Whether you understand the meaning of a test question or not may depend on whether you’re the one who wrote the test, or are the one who’s taking it. As experienced teachers, we’ve seen this first hand.
We would write questions for tests that seemed perfectly fair. The material had been covered in class, so if the kids had studied, there should be no problem, right?
It didn’t always work that way. Occasionally an entire class would miss a question – even the diligent students who usually performed well on tests. It was baffling. Then, once in awhile, we would pull the test out much later, see the question with new eyes, and be confused ourselves.
So what changed?
When we had first written the questions, we knew the answer going in. If you know that, the answer is obvious. If you’re working from a blank slate, it’s a different story.
There is a story about Brunelleschi and the design of the great dome of the Florence Cathedral: There was a competition among architects to see who could build the enormous dome, which had to be large enough to cover the huge expanse of the cathedral, but strong enough that it wouldn’t collapse under its own weight.
When Brunelleschi said that he knew how to solve the problem, the other architects demanded to see the plan. Instead of showing them, Brunelleschi put an egg on a table and told the others to try to stand it on its end. They all tried, and failed. Thinking that no one could do it, they demanded that Brunelleschi try to do it. So he smacked the end of the egg down hard on the table, and the egg stood on its shattered, flattened end.
The other architects were outraged, and said that they could have done that.
“And you could build this dome too,” Brunelleschi said, “if you knew my design.”
He got the job.
To the people who write these tests, most – well, at least some – of the questions seem straightforward and logical. In part, this is because they know the answers when they write the questions.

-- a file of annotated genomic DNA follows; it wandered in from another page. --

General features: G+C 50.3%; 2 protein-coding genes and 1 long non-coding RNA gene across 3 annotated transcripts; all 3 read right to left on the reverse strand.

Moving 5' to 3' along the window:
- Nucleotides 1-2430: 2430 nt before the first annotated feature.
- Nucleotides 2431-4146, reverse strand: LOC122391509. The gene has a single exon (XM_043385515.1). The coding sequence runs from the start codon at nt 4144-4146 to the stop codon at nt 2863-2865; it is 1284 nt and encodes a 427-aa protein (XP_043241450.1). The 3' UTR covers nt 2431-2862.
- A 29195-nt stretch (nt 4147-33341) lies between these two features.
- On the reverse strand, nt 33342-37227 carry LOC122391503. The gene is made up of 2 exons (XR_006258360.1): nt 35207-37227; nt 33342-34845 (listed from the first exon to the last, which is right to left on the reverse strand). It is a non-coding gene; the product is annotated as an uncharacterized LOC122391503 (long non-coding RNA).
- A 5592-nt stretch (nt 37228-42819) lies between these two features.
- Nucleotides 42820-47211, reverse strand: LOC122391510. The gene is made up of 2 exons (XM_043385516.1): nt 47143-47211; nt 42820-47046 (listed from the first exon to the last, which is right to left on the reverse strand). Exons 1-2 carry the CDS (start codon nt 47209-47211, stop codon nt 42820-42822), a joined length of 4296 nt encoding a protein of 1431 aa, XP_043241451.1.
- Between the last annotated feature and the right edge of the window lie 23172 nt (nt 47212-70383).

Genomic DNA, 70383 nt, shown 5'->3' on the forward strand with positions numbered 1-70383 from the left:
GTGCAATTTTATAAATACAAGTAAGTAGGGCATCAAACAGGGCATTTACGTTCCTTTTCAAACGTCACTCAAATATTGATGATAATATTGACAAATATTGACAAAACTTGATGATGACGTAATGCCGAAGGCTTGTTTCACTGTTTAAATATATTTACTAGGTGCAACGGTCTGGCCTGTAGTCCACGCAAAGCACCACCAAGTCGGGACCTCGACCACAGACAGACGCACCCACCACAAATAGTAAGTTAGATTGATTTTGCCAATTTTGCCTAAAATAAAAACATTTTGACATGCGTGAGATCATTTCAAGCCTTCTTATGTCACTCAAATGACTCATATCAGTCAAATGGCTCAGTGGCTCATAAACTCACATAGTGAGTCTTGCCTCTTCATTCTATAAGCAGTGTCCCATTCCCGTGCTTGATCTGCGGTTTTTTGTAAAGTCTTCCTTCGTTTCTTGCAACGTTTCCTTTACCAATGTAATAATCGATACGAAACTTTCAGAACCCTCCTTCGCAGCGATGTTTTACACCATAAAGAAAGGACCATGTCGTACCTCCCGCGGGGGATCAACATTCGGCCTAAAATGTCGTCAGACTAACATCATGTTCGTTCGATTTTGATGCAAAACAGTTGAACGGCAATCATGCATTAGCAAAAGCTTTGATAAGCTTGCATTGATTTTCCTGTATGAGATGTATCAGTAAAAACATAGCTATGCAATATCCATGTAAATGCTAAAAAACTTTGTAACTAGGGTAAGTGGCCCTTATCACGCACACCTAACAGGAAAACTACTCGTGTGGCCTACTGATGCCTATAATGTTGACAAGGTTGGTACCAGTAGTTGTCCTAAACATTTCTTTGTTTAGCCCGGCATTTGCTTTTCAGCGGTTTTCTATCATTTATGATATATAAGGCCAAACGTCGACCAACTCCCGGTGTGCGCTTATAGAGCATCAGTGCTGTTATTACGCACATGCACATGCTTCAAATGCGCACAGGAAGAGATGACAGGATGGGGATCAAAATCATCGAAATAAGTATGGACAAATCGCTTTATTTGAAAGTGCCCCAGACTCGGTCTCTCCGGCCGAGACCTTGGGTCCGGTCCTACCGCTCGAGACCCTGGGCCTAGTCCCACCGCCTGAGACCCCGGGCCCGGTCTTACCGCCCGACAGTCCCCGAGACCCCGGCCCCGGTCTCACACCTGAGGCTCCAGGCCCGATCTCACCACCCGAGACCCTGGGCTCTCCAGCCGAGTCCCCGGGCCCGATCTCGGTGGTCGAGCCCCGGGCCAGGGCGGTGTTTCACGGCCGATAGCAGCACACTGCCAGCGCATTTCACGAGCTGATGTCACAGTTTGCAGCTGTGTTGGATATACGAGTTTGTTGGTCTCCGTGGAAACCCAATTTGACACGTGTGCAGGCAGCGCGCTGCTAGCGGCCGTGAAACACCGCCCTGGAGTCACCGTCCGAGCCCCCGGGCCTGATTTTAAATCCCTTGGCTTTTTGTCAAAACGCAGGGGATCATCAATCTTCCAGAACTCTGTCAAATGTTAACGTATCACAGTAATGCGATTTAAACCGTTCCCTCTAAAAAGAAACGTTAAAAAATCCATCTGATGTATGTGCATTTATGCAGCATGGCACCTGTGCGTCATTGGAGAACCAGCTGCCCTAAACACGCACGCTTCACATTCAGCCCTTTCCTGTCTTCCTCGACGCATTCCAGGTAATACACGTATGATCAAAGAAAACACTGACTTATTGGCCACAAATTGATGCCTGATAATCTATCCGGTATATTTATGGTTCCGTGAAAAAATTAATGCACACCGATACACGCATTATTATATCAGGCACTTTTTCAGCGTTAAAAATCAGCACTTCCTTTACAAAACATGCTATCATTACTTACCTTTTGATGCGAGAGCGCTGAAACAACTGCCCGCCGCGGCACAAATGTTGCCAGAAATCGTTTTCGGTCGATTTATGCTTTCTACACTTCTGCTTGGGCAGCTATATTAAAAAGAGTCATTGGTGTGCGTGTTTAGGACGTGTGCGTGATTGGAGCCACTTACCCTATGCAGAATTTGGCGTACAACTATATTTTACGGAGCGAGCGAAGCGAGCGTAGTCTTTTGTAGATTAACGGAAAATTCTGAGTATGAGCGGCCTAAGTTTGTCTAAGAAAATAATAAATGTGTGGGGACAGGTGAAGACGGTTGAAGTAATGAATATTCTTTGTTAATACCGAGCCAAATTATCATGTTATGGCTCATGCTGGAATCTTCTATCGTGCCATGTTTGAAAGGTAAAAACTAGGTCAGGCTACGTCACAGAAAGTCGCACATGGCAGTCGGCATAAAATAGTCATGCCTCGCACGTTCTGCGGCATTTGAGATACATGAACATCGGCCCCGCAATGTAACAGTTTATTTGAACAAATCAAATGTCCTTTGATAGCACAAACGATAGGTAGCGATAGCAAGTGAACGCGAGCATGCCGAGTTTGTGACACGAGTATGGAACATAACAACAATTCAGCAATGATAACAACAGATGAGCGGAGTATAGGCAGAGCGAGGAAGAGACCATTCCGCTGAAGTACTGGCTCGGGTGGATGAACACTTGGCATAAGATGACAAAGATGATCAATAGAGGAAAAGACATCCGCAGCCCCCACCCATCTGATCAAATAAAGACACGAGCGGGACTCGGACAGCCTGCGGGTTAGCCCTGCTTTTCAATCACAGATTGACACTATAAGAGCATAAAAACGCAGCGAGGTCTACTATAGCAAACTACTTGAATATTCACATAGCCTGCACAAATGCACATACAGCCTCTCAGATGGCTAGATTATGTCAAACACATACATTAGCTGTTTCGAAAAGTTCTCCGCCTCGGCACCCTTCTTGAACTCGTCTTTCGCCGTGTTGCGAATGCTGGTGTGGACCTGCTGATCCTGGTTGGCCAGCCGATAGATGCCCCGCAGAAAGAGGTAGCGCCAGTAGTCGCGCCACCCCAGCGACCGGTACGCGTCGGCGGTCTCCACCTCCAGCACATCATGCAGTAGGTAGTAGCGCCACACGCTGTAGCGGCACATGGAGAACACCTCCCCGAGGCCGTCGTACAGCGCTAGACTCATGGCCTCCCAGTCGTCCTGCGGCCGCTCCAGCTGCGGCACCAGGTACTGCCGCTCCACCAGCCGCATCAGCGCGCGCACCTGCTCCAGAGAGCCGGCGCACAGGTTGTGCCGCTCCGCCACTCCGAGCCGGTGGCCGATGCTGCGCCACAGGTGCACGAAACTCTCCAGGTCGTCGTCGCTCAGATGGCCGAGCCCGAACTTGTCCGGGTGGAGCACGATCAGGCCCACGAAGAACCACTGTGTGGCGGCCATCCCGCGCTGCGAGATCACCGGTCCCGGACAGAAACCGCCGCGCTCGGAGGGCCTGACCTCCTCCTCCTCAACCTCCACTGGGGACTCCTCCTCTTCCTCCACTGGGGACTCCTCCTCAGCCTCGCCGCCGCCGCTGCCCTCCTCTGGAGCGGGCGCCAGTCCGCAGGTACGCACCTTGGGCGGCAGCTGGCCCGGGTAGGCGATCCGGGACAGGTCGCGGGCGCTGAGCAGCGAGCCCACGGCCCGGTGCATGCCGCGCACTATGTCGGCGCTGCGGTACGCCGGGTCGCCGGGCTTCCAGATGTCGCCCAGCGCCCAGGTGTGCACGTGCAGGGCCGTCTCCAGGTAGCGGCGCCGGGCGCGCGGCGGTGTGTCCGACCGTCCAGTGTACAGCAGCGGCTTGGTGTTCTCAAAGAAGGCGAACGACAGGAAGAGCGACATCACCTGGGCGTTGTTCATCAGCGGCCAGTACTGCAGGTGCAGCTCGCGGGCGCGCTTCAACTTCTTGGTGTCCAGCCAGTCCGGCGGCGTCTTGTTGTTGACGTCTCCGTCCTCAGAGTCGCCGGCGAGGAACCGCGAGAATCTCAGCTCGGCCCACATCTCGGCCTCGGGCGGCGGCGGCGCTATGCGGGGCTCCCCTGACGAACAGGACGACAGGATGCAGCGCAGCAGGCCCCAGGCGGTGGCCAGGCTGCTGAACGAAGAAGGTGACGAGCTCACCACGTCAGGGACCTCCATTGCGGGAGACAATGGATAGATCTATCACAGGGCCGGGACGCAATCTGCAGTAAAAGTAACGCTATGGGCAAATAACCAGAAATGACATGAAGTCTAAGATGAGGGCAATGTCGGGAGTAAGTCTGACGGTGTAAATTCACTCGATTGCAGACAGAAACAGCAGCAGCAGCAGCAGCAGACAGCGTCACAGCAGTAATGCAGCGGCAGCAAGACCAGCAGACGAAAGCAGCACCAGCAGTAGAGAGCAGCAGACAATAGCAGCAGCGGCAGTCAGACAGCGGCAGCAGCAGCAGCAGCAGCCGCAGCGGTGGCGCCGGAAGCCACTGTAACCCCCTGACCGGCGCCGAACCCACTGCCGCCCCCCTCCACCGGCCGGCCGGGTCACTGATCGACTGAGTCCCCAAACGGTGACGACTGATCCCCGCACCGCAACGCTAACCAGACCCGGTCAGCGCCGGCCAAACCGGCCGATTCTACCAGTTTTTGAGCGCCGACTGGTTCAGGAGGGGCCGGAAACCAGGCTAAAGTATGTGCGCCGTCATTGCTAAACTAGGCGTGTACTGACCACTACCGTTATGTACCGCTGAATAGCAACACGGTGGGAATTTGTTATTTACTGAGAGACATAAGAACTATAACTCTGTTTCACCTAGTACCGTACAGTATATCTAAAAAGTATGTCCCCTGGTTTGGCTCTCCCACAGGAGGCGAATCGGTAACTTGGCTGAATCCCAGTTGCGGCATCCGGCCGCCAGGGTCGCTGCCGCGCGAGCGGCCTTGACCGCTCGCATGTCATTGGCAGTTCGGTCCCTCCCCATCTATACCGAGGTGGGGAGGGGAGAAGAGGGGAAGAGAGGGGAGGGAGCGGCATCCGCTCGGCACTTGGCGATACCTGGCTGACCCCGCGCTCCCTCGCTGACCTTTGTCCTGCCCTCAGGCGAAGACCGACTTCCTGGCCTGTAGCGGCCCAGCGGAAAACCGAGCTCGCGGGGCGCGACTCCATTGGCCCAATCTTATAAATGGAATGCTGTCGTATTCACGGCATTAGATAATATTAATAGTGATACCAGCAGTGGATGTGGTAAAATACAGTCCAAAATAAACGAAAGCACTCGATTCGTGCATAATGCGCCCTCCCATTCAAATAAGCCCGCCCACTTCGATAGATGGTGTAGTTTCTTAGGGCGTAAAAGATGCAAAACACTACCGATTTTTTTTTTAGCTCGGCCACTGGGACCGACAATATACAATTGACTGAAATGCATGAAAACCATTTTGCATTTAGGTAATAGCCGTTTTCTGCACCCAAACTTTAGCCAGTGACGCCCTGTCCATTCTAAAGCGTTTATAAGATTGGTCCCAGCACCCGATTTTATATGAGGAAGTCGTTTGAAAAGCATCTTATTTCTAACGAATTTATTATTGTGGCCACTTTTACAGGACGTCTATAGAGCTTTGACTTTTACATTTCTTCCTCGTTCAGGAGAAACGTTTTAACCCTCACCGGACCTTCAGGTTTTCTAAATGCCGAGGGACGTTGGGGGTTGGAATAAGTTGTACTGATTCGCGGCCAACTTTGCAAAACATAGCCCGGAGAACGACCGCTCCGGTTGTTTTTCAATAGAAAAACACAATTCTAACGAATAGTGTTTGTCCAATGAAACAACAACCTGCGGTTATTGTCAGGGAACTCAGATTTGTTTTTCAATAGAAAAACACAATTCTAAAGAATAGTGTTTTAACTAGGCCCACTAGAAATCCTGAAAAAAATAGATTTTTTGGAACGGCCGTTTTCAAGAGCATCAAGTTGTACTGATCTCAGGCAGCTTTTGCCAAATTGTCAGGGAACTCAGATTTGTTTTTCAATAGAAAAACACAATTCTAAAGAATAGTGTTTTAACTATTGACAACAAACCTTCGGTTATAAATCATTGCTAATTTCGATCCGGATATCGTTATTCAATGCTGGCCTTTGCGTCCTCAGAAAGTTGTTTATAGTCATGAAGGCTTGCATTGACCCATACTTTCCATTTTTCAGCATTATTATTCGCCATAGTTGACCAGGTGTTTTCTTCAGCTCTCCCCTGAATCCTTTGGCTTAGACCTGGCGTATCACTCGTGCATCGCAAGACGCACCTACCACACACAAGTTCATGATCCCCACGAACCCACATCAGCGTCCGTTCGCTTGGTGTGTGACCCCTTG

There are other reasons too, but we’ll get into those in another blog.
When we tutor students now, we try to get the exact text that they’re working with. Why? Because even different texts present the same subject in wildly different ways. If a student is beginning to grasp a topic, watch the confusion rise if you try to present the same topic with the methods of a different book.
The methods might even be better. But they’re not the methods the student is familiar with.
It’s no different for us. When we get a new text to teach from, we have to learn how the text teaches a subject. It’s not quite like starting from scratch, but it’s not all that far from it either.
Well, a test works just about the same way. On lots of questions, students will know exactly what to do, and there will be nothing to worry about. But on others the question will seem so unfamiliar that a kid won’t even know how to start.
People who’ve heard a tiger roar in the wild say that the sound actually paralyzes them, like prey. That’s a fairly accurate model for conceptualizing the experience of facing some of the more puzzling test questions.
So what can kid do? Get familiar with the exact test he or she will be taking. A rare few, who are naturally good at taking tests, will find that they understand the problems easily.
But most of us should never try to take the test without becoming familiar with its language first. Most students who are given a chance to work with their test beforehand, find fewer surprises, and understand what questions mean far more easily.
It’s like entering a competition to stand an egg on its end, but with inside information.